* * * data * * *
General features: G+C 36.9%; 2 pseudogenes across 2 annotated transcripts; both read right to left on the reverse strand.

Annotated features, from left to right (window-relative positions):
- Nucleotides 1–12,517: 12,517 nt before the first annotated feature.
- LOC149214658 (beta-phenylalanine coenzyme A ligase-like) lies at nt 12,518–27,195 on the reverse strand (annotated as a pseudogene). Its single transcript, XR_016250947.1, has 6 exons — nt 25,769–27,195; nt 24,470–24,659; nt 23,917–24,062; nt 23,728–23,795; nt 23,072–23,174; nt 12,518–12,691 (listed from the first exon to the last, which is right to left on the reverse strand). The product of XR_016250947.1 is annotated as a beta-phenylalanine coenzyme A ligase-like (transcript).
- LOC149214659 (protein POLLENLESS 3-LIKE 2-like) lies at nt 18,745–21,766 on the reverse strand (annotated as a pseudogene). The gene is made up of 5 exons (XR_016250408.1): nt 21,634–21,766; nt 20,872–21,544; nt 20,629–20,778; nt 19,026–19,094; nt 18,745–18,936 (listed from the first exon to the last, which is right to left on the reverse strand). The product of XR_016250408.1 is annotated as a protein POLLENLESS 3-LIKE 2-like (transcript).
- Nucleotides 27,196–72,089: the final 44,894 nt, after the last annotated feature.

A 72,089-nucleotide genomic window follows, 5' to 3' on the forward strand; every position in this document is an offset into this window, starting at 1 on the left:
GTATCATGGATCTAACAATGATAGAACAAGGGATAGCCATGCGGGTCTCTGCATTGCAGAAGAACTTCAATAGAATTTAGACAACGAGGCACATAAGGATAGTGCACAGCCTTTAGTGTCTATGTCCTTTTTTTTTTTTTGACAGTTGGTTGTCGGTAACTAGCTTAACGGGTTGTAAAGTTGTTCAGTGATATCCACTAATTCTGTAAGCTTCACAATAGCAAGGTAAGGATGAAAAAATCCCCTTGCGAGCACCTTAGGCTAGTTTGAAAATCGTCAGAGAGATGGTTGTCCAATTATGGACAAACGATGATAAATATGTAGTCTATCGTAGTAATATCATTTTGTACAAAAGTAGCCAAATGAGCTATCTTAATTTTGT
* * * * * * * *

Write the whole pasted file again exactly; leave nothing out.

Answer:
General features: G+C 36.9%; 2 pseudogenes across 2 annotated transcripts; both read right to left on the reverse strand.

Annotated features, from left to right (window-relative positions):
- Nucleotides 1–12,517: 12,517 nt before the first annotated feature.
- LOC149214658 (beta-phenylalanine coenzyme A ligase-like) lies at nt 12,518–27,195 on the reverse strand (annotated as a pseudogene). Its single transcript, XR_016250947.1, has 6 exons — nt 25,769–27,195; nt 24,470–24,659; nt 23,917–24,062; nt 23,728–23,795; nt 23,072–23,174; nt 12,518–12,691 (listed from the first exon to the last, which is right to left on the reverse strand). The product of XR_016250947.1 is annotated as a beta-phenylalanine coenzyme A ligase-like (transcript).
- LOC149214659 (protein POLLENLESS 3-LIKE 2-like) lies at nt 18,745–21,766 on the reverse strand (annotated as a pseudogene). The gene is made up of 5 exons (XR_016250408.1): nt 21,634–21,766; nt 20,872–21,544; nt 20,629–20,778; nt 19,026–19,094; nt 18,745–18,936 (listed from the first exon to the last, which is right to left on the reverse strand). The product of XR_016250408.1 is annotated as a protein POLLENLESS 3-LIKE 2-like (transcript).
- Nucleotides 27,196–72,089: the final 44,894 nt, after the last annotated feature.

A 72,089-nucleotide genomic window follows, 5' to 3' on the forward strand; every position in this document is an offset into this window, starting at 1 on the left:
GTATCATGGATCTAACAATGATAGAACAAGGGATAGCCATGCGGGTCTCTGCATTGCAGAAGAACTTCAATAGAATTTAGACAACGAGGCACATAAGGATAGTGCACAGCCTTTAGTGTCTATGTCCTTTTTTTTTTTTTGACAGTTGGTTGTCGGTAACTAGCTTAACGGGTTGTAAAGTTGTTCAGTGATATCCACTAATTCTGTAAGCTTCACAATAGCAAGGTAAGGATGAAAAAATCCCCTTGCGAGCACCTTAGGCTAGTTTGAAAATCGTCAGAGAGATGGTTGTCCAATTATGGACAAACGATGATAAATATGTAGTCTATCGTAGTAATATCATTTTGTACAAAAGTAGCCAAATGAGCTATCTTAATTTTGT